Kissing the Requins
The sharks arise at Mori Mori, their dorsal fins slicing the surface, to greet the coming divers. The sharks are there before the engine of the dive boat idles to a stop. Circling. Slipping under the shadow of the boat. If you're afraid of les requins, as they are called here on the French Polynesian island of Bora Bora, then you've boarded the wrong boat. Most dives off Tahiti's islands involve a shark or two...or 30, sometimes more. Sure, there's more to this underwater realm than apex predators. But, who cares? At Mori Mori it's all about the sharks. At this site gray reef sharks rule. And when you settle on the seafloor, they come in close. On my last dive there, I even had an erratic little guy swim through my legs with a big hello! They swam over my head so close that I could see bits of lunch still caught in their teeth (well, maybe I exaggerate a bit, but they were close!).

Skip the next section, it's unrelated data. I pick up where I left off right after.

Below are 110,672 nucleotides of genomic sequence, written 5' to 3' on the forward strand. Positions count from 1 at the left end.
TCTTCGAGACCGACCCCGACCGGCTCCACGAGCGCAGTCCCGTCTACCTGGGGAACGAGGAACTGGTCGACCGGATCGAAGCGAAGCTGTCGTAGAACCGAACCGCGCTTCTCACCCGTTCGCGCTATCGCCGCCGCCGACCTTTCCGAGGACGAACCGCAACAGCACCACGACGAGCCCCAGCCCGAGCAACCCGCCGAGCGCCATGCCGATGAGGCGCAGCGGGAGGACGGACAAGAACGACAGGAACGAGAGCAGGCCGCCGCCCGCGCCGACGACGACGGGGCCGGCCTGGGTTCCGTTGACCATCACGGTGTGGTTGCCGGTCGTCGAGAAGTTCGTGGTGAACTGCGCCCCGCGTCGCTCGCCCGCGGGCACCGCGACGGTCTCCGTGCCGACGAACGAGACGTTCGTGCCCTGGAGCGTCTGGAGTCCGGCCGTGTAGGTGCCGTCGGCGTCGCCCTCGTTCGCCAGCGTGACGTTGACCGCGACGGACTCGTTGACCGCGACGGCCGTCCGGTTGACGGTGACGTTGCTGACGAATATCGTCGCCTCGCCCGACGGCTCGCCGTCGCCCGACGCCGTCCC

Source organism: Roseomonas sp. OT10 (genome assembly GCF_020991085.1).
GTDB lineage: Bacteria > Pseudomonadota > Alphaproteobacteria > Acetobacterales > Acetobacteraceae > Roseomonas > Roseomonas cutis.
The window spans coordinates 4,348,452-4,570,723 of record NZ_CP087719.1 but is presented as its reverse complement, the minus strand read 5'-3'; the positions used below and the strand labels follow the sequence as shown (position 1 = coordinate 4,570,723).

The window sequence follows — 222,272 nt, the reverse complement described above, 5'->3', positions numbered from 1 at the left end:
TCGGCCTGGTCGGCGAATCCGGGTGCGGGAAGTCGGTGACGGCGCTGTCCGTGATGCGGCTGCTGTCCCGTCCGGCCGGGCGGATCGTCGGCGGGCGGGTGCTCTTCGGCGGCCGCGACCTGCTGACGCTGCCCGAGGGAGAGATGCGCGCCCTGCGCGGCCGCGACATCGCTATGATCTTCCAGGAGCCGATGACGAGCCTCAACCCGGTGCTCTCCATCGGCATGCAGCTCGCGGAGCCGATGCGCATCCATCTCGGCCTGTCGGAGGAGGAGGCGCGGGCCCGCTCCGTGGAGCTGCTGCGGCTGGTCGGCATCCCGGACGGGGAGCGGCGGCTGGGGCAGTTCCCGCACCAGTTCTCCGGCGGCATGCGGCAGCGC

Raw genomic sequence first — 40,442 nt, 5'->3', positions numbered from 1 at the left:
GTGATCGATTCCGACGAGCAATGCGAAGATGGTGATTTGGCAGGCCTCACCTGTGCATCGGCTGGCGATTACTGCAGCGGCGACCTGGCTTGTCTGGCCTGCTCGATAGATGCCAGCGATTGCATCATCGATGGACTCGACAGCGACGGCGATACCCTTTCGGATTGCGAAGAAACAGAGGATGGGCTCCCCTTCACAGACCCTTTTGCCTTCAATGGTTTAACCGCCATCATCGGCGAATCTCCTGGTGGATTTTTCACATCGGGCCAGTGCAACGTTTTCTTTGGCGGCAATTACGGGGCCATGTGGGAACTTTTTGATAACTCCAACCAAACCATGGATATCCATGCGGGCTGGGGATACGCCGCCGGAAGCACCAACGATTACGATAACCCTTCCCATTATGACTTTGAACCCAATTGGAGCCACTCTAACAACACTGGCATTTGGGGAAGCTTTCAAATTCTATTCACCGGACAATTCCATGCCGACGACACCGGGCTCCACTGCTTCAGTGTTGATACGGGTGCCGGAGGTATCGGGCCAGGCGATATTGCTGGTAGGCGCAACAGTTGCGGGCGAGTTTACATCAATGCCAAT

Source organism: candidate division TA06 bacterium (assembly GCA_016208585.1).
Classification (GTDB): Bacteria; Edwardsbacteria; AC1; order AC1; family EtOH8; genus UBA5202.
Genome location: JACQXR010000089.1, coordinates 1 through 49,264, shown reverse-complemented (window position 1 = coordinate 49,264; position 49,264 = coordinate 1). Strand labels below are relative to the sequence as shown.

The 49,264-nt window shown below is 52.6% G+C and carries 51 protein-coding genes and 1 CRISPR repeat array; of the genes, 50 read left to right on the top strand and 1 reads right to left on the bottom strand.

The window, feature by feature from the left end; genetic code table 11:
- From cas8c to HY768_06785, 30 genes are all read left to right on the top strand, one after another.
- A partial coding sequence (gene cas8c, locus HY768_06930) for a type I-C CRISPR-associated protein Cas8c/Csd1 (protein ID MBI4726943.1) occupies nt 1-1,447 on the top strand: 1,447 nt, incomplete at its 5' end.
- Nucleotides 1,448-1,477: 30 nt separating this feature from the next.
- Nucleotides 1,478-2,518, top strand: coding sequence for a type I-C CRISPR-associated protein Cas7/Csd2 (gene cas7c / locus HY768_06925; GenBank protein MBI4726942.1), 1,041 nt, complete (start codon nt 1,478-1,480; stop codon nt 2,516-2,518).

The divemasters stash a tuna head in the coral, which drives the men in gray wild. And sometimes while the sharks slip and dash around the coral trying to track down the scent, a school of jacks will wander by, like silvery curtain backdrop to the action.
They don't always offer this dive as a shark feed, but if they do, sign up fast.